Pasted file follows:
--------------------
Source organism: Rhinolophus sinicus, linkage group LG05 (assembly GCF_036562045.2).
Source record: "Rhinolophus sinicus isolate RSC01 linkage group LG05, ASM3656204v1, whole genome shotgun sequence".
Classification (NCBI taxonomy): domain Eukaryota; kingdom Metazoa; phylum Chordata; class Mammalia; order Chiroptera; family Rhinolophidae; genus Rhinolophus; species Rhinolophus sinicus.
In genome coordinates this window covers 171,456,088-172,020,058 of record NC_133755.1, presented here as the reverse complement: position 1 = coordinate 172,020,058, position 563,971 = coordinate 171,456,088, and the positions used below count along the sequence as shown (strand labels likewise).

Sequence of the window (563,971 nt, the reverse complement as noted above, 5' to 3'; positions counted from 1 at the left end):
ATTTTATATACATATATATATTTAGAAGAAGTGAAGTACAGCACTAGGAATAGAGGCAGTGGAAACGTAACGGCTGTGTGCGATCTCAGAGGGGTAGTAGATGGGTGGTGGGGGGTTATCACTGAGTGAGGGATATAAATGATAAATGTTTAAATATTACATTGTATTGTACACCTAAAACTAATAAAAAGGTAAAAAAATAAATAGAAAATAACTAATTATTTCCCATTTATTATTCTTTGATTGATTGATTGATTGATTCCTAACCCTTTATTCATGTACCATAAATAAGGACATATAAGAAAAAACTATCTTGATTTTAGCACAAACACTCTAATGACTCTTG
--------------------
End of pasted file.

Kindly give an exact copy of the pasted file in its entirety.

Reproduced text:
Source organism: Rhinolophus sinicus, linkage group LG05 (assembly GCF_036562045.2).
Source record: "Rhinolophus sinicus isolate RSC01 linkage group LG05, ASM3656204v1, whole genome shotgun sequence".
Classification (NCBI taxonomy): domain Eukaryota; kingdom Metazoa; phylum Chordata; class Mammalia; order Chiroptera; family Rhinolophidae; genus Rhinolophus; species Rhinolophus sinicus.
In genome coordinates this window covers 171,456,088-172,020,058 of record NC_133755.1, presented here as the reverse complement: position 1 = coordinate 172,020,058, position 563,971 = coordinate 171,456,088, and the positions used below count along the sequence as shown (strand labels likewise).

Sequence of the window (563,971 nt, the reverse complement as noted above, 5' to 3'; positions counted from 1 at the left end):
ATTTTATATACATATATATATTTAGAAGAAGTGAAGTACAGCACTAGGAATAGAGGCAGTGGAAACGTAACGGCTGTGTGCGATCTCAGAGGGGTAGTAGATGGGTGGTGGGGGGTTATCACTGAGTGAGGGATATAAATGATAAATGTTTAAATATTACATTGTATTGTACACCTAAAACTAATAAAAAGGTAAAAAAATAAATAGAAAATAACTAATTATTTCCCATTTATTATTCTTTGATTGATTGATTGATTGATTCCTAACCCTTTATTCATGTACCATAAATAAGGACATATAAGAAAAAACTATCTTGATTTTAGCACAAACACTCTAATGACTCTTG